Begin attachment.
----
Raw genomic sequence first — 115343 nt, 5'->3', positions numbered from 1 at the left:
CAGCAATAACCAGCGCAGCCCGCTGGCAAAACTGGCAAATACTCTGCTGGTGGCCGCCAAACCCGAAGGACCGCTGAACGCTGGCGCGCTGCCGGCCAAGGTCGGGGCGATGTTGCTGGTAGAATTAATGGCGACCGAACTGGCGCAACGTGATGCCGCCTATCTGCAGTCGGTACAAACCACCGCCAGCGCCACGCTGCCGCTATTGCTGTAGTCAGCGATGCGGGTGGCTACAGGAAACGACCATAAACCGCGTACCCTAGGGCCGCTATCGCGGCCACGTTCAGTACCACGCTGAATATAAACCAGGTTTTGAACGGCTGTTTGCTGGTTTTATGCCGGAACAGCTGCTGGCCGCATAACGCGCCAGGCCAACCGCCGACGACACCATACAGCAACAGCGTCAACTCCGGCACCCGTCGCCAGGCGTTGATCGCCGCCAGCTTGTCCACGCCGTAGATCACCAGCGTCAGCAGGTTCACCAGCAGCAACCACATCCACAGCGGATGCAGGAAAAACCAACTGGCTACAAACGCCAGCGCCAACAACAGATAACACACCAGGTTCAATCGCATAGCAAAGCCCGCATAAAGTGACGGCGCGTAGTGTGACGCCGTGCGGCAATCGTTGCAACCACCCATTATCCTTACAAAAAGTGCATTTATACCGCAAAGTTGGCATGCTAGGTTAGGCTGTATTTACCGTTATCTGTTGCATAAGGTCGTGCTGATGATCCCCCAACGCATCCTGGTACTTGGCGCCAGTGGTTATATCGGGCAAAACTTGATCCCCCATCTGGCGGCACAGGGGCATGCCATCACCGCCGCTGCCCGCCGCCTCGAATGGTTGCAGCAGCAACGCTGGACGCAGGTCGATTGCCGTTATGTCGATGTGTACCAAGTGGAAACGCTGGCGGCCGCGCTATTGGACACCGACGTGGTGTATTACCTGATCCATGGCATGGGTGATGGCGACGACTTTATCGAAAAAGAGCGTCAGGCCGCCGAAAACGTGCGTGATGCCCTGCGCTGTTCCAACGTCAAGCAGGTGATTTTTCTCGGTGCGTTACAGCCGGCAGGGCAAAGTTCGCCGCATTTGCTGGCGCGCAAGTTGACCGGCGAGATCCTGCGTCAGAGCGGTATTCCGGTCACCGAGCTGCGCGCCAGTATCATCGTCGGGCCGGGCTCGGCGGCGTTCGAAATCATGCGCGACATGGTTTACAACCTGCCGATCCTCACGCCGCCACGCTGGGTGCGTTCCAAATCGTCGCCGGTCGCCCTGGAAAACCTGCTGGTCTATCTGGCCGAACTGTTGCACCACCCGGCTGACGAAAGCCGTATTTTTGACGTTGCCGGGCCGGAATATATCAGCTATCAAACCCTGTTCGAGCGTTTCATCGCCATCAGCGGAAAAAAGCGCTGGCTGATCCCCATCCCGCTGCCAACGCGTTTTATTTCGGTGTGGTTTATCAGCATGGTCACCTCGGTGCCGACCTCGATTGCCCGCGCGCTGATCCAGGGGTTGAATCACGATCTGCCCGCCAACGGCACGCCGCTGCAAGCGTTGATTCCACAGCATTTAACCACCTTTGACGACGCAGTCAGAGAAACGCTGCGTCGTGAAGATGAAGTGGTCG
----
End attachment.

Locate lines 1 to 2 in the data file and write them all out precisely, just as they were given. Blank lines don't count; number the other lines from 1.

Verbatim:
Raw genomic sequence first — 115343 nt, 5'->3', positions numbered from 1 at the left:
CAGCAATAACCAGCGCAGCCCGCTGGCAAAACTGGCAAATACTCTGCTGGTGGCCGCCAAACCCGAAGGACCGCTGAACGCTGGCGCGCTGCCGGCCAAGGTCGGGGCGATGTTGCTGGTAGAATTAATGGCGACCGAACTGGCGCAACGTGATGCCGCCTATCTGCAGTCGGTACAAACCACCGCCAGCGCCACGCTGCCGCTATTGCTGTAGTCAGCGATGCGGGTGGCTACAGGAAACGACCATAAACCGCGTACCCTAGGGCCGCTATCGCGGCCACGTTCAGTACCACGCTGAATATAAACCAGGTTTTGAACGGCTGTTTGCTGGTTTTATGCCGGAACAGCTGCTGGCCGCATAACGCGCCAGGCCAACCGCCGACGACACCATACAGCAACAGCGTCAACTCCGGCACCCGTCGCCAGGCGTTGATCGCCGCCAGCTTGTCCACGCCGTAGATCACCAGCGTCAGCAGGTTCACCAGCAGCAACCACATCCACAGCGGATGCAGGAAAAACCAACTGGCTACAAACGCCAGCGCCAACAACAGATAACACACCAGGTTCAATCGCATAGCAAAGCCCGCATAAAGTGACGGCGCGTAGTGTGACGCCGTGCGGCAATCGTTGCAACCACCCATTATCCTTACAAAAAGTGCATTTATACCGCAAAGTTGGCATGCTAGGTTAGGCTGTATTTACCGTTATCTGTTGCATAAGGTCGTGCTGATGATCCCCCAACGCATCCTGGTACTTGGCGCCAGTGGTTATATCGGGCAAAACTTGATCCCCCATCTGGCGGCACAGGGGCATGCCATCACCGCCGCTGCCCGCCGCCTCGAATGGTTGCAGCAGCAACGCTGGACGCAGGTCGATTGCCGTTATGTCGATGTGTACCAAGTGGAAACGCTGGCGGCCGCGCTATTGGACACCGACGTGGTGTATTACCTGATCCATGGCATGGGTGATGGCGACGACTTTATCGAAAAAGAGCGTCAGGCCGCCGAAAACGTGCGTGATGCCCTGCGCTGTTCCAACGTCAAGCAGGTGATTTTTCTCGGTGCGTTACAGCCGGCAGGGCAAAGTTCGCCGCATTTGCTGGCGCGCAAGTTGACCGGCGAGATCCTGCGTCAGAGCGGTATTCCGGTCACCGAGCTGCGCGCCAGTATCATCGTCGGGCCGGGCTCGGCGGCGTTCGAAATCATGCGCGACATGGTTTACAACCTGCCGATCCTCACGCCGCCACGCTGGGTGCGTTCCAAATCGTCGCCGGTCGCCCTGGAAAACCTGCTGGTCTATCTGGCCGAACTGTTGCACCACCCGGCTGACGAAAGCCGTATTTTTGACGTTGCCGGGCCGGAATATATCAGCTATCAAACCCTGTTCGAGCGTTTCATCGCCATCAGCGGAAAAAAGCGCTGGCTGATCCCCATCCCGCTGCCAACGCGTTTTATTTCGGTGTGGTTTATCAGCATGGTCACCTCGGTGCCGACCTCGATTGCCCGCGCGCTGATCCAGGGGTTGAATCACGATCTGCCCGCCAACGGCACGCCGCTGCAAGCGTTGATTCCACAGCATTTAACCACCTTTGACGACGCAGTCAGAGAAACGCTGCGTCGTGAAGATGAAGTGGTCG